Ready to watch Pagglait? Here’s looking at how it raises questions about our perception of love, loss, longing and suffering: Sanya Malhotra starrer Pagglait is now available on Netflix. This Umesh Bist film promises us the story of a widow who cannot grieve. Sandhya was married to Astik for five months. The initial phase of any relationship is often associated with excitement and love. So when Sandhya loses her husband so early in her marriage, why is she not in shambles? On-screen or off it, why is a public expression of grief seen as proof of love?
Were you even in love with a person, if you didn’t grieve their passing, or departure from your life? A widow who doesn’t cry after losing her husband, no one needs to be told what kind of commentary and scrutiny she invites from society. But this isn’t the only case where the romanticisation of loss robs people of their right to grieve the way they want, or not.
Whether it is over a broken friendship or one-sided love, a lot of us believe mourning and suffering to be part of the process that is moving on. We have grown up reading and watching legendary lovers suffer in the name of love, Jay and Veeru set a benchmark for all friendships with sacrifice. Whenever a couple goes through the phase of “judai” Bollywood tells us that they must cry copiously and sing songs about crushed souls, loneliness and whatnot.
But is crying and showcasing your suffering the only way to grieve? Is grief only legit when society and near ones certify our tears? Besides, should lost love only leave you feeling sad? Can it not leave you angry or as in Sandhya’s case stoic, since she seemed to be in a loveless marriage? Aren’t there incidences where love remains unfulfilled but leaves you feeling complete? Then why do we let grief define relationships to an extent?
My favourite portrayal of one-sided love is from the film Jab We Met. Towards the end of the first half, we see Geet leave Aaditya for Anshuman. Do we come back after the intermission to find Aaditya in tattered clothes, wandering through a desert, his eyes red from bawling them out? No, instead we see him still in love with Geet, making his life better and in a much happier place than he was before he met and then went separate ways from the love of his life.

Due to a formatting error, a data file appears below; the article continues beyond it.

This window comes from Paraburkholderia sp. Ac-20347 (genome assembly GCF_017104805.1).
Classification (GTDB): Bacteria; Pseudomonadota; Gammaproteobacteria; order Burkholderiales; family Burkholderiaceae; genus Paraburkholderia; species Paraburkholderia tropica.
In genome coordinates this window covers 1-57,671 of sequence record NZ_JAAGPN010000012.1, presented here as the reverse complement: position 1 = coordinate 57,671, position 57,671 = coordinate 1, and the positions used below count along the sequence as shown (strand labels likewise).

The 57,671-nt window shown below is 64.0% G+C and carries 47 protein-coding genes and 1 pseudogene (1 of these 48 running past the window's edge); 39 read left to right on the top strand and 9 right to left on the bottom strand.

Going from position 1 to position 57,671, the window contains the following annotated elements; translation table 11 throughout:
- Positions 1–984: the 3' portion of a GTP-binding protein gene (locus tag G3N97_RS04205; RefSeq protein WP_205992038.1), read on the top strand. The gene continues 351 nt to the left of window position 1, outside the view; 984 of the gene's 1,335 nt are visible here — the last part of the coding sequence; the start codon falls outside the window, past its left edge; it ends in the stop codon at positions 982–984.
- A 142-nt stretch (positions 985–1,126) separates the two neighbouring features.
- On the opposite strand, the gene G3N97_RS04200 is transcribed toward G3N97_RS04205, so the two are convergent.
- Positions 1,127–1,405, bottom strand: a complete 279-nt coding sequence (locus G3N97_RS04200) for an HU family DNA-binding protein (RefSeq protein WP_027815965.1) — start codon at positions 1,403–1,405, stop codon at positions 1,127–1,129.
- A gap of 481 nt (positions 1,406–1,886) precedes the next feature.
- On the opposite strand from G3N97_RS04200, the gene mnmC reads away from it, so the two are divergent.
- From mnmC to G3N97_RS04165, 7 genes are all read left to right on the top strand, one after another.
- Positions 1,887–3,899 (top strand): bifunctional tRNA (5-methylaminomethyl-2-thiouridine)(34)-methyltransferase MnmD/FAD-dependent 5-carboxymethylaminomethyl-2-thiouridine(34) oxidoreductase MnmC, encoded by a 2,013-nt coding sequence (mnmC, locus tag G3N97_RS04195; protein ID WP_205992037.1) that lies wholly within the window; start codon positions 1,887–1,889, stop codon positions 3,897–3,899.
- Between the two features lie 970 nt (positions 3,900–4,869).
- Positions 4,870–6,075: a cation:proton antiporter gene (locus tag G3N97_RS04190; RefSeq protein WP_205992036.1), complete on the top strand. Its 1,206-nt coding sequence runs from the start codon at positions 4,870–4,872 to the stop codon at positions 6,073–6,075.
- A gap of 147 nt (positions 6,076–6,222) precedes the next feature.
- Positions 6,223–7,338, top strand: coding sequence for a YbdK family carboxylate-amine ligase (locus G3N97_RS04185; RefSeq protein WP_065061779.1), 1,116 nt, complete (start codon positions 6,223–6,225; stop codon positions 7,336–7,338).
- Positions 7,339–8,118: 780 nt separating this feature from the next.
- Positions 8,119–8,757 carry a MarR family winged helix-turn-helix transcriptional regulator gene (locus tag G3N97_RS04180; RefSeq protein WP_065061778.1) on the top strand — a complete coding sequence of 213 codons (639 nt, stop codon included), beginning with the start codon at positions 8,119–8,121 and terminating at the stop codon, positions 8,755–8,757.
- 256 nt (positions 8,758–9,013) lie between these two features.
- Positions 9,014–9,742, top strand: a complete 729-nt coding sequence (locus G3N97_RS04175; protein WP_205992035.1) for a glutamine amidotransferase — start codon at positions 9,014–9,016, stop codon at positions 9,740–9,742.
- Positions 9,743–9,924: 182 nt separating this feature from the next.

Besides, not every marriage is a healthy and happy relationship. While we may not like it, there are times when separation or even death acts as a release for the partner who is left behind. Marriages can seem perfect on the surface and yet have cracks so deep that it is impossible to repair them. And yet, whoever is left behind is expected to mourn their partner’s death or separation. Do we seek actual expression of grief in such cases or just a performance to appease social norms?
We will find out about Sandhya’s story in Pagglait and finally understand why is she a widow who struggles with grief.
To grieve or not to grieve, how to grieve, how much to grieve and when? These should be open to interpretation because just as we don’t experience love and loss the same way our process to mourn cannot be identical.
Image Credit: YouTube screenshot
The views expressed are the author’s own.